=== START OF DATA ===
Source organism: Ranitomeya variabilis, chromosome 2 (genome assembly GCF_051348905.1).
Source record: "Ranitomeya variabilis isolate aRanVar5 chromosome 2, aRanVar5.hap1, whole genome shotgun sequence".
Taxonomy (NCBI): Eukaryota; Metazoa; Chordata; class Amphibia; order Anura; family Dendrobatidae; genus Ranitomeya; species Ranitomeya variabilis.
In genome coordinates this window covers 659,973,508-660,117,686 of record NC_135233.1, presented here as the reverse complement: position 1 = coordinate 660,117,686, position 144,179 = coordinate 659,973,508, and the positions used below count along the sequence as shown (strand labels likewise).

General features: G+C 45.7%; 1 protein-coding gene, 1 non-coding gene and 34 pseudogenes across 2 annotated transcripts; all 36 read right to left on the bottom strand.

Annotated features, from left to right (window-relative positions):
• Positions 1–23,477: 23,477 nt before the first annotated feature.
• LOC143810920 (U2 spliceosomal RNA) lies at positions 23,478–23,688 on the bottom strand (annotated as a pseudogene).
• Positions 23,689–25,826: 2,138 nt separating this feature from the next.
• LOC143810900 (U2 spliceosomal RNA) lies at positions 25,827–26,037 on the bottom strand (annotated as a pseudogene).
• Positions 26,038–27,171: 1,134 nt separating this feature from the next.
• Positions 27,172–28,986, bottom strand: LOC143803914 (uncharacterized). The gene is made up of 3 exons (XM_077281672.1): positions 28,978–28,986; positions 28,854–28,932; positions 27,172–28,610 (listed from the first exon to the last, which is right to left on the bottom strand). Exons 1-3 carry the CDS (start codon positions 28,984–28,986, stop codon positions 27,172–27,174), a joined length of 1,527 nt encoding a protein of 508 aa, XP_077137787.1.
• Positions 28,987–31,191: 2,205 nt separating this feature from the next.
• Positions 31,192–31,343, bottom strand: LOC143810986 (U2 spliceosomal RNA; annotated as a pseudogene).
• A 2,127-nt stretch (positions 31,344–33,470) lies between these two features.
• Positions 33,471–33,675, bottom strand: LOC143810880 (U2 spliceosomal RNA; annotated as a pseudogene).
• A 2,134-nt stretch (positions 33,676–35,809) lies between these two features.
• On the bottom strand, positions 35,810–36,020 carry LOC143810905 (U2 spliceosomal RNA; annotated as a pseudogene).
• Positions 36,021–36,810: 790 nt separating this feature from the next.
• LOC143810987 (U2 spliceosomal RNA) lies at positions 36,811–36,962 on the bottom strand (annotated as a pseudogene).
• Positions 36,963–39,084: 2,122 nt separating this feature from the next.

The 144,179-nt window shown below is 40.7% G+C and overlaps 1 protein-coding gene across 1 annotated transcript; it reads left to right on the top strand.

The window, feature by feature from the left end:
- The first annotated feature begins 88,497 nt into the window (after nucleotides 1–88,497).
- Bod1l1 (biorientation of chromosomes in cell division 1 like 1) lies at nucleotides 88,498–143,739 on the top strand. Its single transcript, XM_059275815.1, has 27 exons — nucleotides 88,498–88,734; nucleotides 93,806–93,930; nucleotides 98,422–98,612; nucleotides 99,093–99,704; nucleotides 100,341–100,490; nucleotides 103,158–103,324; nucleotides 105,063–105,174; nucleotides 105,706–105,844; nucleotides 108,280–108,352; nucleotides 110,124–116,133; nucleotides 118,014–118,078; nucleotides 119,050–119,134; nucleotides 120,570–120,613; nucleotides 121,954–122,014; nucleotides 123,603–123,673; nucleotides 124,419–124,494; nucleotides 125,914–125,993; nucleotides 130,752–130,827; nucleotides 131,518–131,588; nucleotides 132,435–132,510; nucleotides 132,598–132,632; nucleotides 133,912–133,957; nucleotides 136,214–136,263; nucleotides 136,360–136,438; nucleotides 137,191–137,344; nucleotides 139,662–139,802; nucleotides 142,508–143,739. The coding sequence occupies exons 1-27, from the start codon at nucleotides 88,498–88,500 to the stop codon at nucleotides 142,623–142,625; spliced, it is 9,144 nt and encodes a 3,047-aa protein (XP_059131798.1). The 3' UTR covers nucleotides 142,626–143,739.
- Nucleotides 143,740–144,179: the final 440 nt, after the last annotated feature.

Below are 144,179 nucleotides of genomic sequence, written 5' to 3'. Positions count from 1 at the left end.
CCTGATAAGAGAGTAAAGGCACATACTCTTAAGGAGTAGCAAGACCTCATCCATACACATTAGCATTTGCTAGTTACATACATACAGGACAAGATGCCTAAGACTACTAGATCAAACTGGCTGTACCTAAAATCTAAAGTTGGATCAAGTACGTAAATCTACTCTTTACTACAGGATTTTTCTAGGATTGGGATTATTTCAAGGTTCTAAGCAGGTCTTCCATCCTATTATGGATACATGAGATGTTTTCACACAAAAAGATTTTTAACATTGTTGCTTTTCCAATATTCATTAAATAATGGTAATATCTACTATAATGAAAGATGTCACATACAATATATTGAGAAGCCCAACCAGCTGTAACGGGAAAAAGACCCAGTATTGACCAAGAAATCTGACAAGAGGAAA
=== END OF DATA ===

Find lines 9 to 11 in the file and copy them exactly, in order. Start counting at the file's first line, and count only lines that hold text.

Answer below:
• Positions 23,689–25,826: 2,138 nt separating this feature from the next.
• LOC143810900 (U2 spliceosomal RNA) lies at positions 25,827–26,037 on the bottom strand (annotated as a pseudogene).
• Positions 26,038–27,171: 1,134 nt separating this feature from the next.